>> > comparison, and never call functions like "getBuffer), getRowKeyOffset(),
>> > getRowKeyLength()" expecting that to show us a byte array range with a
>> row
>> > key in it.
>> >
>> > I think Jonathan Gray has some code hacked together for this, but last I
>> > heard it wasn't in shippable state... Jonathan, you out there?
>> >
>> > As for the particular compression algorithms, a nice first step would be
>> a very
>> > simplistic one: the first row key of any HFile block would be given in
>> full.
>> > Following that, each key uses a single byte token which identifies the
>> > number of key components shared with the previous row (ie same row,
>> > same col, different ts). This isn't quite as good as true prefix
>> compression,
>> > but for common cases where each cell has three versions, and each row has
>> > many columns, it's probably a huge savings.
>> >
>> > -Todd
>> >
>> > On Thu, Jun 2, 2011 at 3:28 PM, Matt Corgan <mcorgan@hotpads.com>
>> > wrote:
>> >
>> > > I've been reading up on prefix compression for a few weeks trying to
>> > > figure out the best approach.  Maybe some of you have noticed that 90%
>> > > of my emails to the user list have something to do with it...  Now
>> > > that people are working on HFile v2 and the topic of Lucene's FST has
>> > > come up, I thought it would be a good time to share some thoughts.  My
>> > > goal here is definitely not asking anyone to implement this, but just
>> > > to start a discussion that gets the proper jiras in place.  I have
>> > > spent a little time coding an initial rowKey trie builder that could
>> > > be the start of a pluggable implementation.
>> > >
>> > > This is a big topic to address in one email, but I don't think the
>> > > pieces make sense on their own.  Here's an outline with some thoughts:
>> > >
>> > > * refer to prefix compression as "compaction" to avoid interfering
>> > > with traditional "compression"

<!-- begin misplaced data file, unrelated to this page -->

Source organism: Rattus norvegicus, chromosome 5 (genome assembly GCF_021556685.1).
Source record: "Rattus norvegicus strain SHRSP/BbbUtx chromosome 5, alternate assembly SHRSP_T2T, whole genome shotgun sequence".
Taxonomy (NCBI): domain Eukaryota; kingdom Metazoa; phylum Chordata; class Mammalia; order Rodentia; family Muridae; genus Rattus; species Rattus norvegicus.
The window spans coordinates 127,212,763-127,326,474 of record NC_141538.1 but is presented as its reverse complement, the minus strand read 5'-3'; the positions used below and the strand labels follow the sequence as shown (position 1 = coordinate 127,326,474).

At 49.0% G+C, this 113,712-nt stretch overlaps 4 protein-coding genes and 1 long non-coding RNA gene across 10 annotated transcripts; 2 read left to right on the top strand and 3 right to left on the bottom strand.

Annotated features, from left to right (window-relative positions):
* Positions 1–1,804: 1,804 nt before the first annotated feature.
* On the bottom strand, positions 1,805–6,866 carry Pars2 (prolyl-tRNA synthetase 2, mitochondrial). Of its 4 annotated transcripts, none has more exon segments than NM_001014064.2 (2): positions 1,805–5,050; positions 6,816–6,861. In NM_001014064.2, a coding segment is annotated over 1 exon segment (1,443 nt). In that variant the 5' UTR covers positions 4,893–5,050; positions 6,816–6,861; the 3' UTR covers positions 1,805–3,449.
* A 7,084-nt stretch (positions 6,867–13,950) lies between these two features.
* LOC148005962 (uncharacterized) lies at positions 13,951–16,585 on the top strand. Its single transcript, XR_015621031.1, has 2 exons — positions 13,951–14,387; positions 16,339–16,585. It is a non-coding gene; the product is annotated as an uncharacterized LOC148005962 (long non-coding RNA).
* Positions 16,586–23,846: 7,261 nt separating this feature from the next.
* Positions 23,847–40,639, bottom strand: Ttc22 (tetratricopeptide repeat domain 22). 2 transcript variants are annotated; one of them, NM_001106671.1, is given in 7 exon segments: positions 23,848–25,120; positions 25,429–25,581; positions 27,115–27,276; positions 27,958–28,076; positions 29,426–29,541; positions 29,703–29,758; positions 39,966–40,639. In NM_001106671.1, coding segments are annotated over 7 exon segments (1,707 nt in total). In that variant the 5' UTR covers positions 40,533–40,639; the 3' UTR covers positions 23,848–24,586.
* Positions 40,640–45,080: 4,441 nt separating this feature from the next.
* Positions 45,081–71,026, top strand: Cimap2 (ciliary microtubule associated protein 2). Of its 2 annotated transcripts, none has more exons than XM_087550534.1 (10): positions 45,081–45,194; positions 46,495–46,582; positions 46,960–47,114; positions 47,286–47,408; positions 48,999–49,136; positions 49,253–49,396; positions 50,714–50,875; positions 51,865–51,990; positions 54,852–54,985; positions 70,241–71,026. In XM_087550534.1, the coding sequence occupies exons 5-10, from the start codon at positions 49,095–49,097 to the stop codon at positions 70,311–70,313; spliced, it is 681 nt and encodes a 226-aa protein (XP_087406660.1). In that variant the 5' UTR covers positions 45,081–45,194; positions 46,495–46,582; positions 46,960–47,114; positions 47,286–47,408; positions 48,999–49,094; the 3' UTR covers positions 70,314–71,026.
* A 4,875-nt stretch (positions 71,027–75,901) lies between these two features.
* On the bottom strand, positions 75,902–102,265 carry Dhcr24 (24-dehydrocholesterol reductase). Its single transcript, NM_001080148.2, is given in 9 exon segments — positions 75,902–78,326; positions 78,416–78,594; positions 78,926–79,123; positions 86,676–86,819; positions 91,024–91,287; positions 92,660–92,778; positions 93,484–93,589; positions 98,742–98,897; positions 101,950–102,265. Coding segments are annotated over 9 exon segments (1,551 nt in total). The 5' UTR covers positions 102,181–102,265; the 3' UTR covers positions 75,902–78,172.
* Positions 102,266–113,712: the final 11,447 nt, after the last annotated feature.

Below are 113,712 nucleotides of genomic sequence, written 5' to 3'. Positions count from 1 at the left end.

>> > >
>> > > * main goal is to reduce size of data in memory to increase effective
>> > > capacity of block index, block cache, and memstores
>> > >    * disk access takes thousands of times longer than memory access,
>> > > especially over hdfs/network
>> > >
>> > > * secondary goal is to speed up the processing of in memory data
>> > >    * memory access takes 200+ cpu cycles, so must use cache friendly
>> > > algorithms
>> > >    * structure trie node sizes around typical 64B cache line size
>> > >    * investigate java's memory prefetching capabilities, possibly
>> > > increasing to ~256B nodes
>> > >        * research
>> > > paper<
>> > >
>> > http://www.google.com/url?sa=t&source=web&cd=5&sqi=2&ved=0CDcQFj
>> > AE&url
>> > >
>> > =http%3A%2F%2Fciteseerx.ist.psu.edu%2Fviewdoc%2Fdownload%3Fdoi%3
>> > D10.1.
>> > >
>> > 1.68.4872%26rep%3Drep1%26type%3Dpdf&rct=j&q=databases%20prefetchi
>> > ng&ei
>> > > =7tnnTcSWLuXTiALSpNCUDA&usg=AFQjCNFpVC9oDsG1-
>> > UG0x6ZsqsIHLqvGDA&sig2=o0
>> > > 96l8cNrnX69oeBGChUKg
>> > > >about
>> > > modern memory databases and prefetching
>> > >    * almost always use variable length integer/long encoding
>> > >
>> > > * need separate compacted structures/algorithms for rowKey,
>> > > colQualifier, and timestamp
>> > >    * structures will need to interact with varInt pointers to link
>> > > rowKey<->colQualifier<->timestamp
>> > >
>> > > * i think in the medium to long term (and maybe even short term) it
>> > > would be best to code this from scratch
>> > >
>> > >
>> > > Static row key compaction for block cache and data blocks:
>> > > * avoid schemes where each row is a diff of the previous (expensive
>> > > cpu)
>> > > * utilize the fact that row keys are always sorted (unlike column
>> > > qualifiers)